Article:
And the light bulbs around my mirror don't flicker”
The first line of this reiterates the fact that Lupe wants to separate himself from this lifestyle, this time specifically being taken home, where he can truly feel relaxed. The part about the roses directly means that at home, contrast to the music business, roses and other symbols of peacefulness are present, but can also mean that no one that chooses to live in the fast lane has any time to stop and admire a blossom. The following line takes the classic archetype of the mirrors in the dressing rooms of stars (a mirror perimetered by light bulbs), Lupe desires the record label to provide a comfortable atmosphere for him. It is also symbolic of his desire to have a consistent (un-flickering) stable career in the industry, which is rather hard to obtain.
The next lines shift the perspective, where a performer is directly addressing his audience at a concert, then goes on to narrate the critical reception thereof:
“Everybody gets a nice autographed picture,
One for you and one for your sister,
Who had to work tonight but is an avid listener,
Every song's a favorite song and mikes don't feedback,
All the reviewers say you need to go and see that”
The first three lines of this excerpt are, as previously stated, from the viewpoint of a performer addressing his audience. It illustrates him signing photographs for each of his fans, including those who were unable to show up for the concert. The third line is special, as it takes into account the fact that there are many fans out there who are unable to fully appreciate the works of an artist due to demanding lifestyles of their own, and are somewhat deprived because of it. The following two lines state the fact that the concert was considered a success by critics, made clear by the fact that “all the reviewers” recommend others to attend upcoming shows. The “every song's a favorite song” testifies to the fact that the fans themselves greatly enjoyed the act as well, and the “mikes don't feedback” relates back to that line about the light bulbs around his mirror. It essentially tells us that the equipment and management production of the concert was up-to-par, and everything went smoothly.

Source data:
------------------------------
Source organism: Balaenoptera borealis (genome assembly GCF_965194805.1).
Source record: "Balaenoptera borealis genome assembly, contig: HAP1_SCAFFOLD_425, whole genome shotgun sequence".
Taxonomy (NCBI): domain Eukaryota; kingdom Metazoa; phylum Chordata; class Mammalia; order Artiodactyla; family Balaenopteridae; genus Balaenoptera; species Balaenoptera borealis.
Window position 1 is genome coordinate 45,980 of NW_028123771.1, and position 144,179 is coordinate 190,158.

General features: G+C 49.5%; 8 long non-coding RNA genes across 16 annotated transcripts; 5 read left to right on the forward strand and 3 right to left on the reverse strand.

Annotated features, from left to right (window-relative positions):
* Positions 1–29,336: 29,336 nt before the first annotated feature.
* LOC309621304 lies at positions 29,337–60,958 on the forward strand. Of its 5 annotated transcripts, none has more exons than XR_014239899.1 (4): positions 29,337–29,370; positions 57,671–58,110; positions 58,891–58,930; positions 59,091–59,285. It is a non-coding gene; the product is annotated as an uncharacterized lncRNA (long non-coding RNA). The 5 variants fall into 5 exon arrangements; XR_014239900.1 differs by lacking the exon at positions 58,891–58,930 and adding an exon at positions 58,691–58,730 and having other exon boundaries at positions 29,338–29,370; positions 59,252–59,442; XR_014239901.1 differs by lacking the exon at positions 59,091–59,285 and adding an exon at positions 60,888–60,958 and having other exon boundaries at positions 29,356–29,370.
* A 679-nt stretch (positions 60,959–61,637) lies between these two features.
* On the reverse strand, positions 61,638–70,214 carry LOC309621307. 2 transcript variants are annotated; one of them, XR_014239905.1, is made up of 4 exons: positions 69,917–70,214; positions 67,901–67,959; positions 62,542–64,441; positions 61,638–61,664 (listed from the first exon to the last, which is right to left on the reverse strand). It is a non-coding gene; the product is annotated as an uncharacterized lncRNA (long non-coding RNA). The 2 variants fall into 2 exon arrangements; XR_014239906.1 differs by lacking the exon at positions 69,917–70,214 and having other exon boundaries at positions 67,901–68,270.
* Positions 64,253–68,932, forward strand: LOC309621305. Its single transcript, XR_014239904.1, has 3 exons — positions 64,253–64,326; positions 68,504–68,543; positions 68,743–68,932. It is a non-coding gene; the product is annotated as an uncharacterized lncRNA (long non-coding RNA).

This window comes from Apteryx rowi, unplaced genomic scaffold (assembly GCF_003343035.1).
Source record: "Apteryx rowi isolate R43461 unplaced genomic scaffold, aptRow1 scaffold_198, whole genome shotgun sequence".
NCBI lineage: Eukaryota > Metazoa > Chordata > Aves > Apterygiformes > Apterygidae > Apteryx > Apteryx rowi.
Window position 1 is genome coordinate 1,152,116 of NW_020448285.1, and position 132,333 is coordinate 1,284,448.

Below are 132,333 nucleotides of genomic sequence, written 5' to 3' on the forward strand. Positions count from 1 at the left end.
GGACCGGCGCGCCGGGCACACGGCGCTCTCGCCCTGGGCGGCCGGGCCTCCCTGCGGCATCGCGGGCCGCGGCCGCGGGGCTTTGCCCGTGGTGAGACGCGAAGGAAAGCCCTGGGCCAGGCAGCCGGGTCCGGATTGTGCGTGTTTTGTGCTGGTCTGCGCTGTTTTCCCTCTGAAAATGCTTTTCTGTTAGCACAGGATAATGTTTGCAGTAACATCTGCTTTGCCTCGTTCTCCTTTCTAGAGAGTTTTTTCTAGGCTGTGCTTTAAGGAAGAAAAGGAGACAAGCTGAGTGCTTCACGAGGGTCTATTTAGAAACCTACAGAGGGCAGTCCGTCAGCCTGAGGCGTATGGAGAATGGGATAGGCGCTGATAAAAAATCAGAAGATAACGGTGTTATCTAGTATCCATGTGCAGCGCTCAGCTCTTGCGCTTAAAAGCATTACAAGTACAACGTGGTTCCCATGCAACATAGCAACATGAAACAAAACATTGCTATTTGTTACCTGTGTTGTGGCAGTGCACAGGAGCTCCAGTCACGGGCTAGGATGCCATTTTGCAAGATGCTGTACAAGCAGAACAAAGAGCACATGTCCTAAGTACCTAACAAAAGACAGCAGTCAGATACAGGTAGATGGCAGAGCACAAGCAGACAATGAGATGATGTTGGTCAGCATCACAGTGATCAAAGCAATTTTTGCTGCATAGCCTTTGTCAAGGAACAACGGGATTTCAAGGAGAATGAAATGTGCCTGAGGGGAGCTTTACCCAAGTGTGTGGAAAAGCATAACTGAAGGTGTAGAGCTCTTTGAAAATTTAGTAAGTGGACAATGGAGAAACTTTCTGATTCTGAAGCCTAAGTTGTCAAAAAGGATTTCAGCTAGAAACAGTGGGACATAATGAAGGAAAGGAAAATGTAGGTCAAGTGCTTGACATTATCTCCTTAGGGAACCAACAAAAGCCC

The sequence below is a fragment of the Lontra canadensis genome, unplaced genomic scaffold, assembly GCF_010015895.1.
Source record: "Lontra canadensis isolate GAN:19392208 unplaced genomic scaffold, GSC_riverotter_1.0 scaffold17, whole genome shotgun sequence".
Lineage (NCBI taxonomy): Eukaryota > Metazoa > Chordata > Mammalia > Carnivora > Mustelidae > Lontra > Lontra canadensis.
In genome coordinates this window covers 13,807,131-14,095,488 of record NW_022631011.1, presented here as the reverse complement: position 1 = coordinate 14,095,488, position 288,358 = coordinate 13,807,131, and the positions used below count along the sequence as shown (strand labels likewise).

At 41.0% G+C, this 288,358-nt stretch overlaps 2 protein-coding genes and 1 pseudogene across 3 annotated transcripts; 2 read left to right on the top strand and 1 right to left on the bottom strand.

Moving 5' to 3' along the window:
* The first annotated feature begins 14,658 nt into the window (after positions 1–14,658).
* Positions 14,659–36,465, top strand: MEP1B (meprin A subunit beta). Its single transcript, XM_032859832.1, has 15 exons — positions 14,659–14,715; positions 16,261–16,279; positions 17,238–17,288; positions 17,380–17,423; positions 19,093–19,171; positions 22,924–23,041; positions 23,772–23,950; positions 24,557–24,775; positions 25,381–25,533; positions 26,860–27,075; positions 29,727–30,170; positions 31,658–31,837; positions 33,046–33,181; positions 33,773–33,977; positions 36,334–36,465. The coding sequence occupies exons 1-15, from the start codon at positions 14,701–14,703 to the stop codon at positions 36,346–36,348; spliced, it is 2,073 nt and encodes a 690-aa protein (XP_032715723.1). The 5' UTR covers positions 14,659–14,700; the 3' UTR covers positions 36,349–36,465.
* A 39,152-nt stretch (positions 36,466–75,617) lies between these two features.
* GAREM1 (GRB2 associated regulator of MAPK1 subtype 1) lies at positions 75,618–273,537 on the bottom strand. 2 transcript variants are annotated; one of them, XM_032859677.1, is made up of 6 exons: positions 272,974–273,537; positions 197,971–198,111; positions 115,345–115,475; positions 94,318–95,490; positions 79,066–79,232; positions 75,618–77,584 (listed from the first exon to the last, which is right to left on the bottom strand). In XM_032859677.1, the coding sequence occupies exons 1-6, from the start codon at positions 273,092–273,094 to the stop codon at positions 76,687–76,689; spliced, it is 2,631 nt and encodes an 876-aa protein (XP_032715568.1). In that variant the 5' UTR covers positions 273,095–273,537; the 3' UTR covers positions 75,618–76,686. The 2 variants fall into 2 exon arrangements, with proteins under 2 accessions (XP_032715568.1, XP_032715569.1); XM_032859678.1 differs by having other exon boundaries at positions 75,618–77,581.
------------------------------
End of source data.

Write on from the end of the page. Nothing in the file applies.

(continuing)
The third verse ends on an upbeat note, following suit after the mostly positive excerpt above:
“And everybody claps cause everybody is pleased,
Then they all take the stage and start performing for me,
like 'ha ha ha ha ha'...
'ha ha ha ha ha, ha'”
Again, this reiterates the fact that the audience was generally satisfied with the concert. The final bit take a more surreal tone, with Lupe stating that he would like to see his fans perform for him. This can be taken to mean that he hopes his music inspires others to do positive, productive things with their lives. The final verse ends with laughter slowly fading away, letting us know that everything has all worked out in the end for the better.
So, that's all there is to it. But before I go, I should probably add a couple side notes. When this song was written in 2007, Lupe Fiasco was planning to retire from the music business after the release of his to-have-been following album, titled LupE.N.D. (now to be titled Lasers). This could add more meaning to certain parts of the song, for example the “come and take me away” line. Also, during this analysis, the hook (performed by Matthew Santos) and the instrumental have been omitted, leaving only Lupe's rapped verses, leaving no real musical tone to be analyzed. However, it should be noted that while performing the song, Lupe begins to add a minor melody to his rhyme beginning with the “take me home” line, incidentally where the general mood gets more light-hearted.
Well, that's the song in a nutshell. If you are still reading this I commend you for getting this far. Thanks for listening, and have a good night.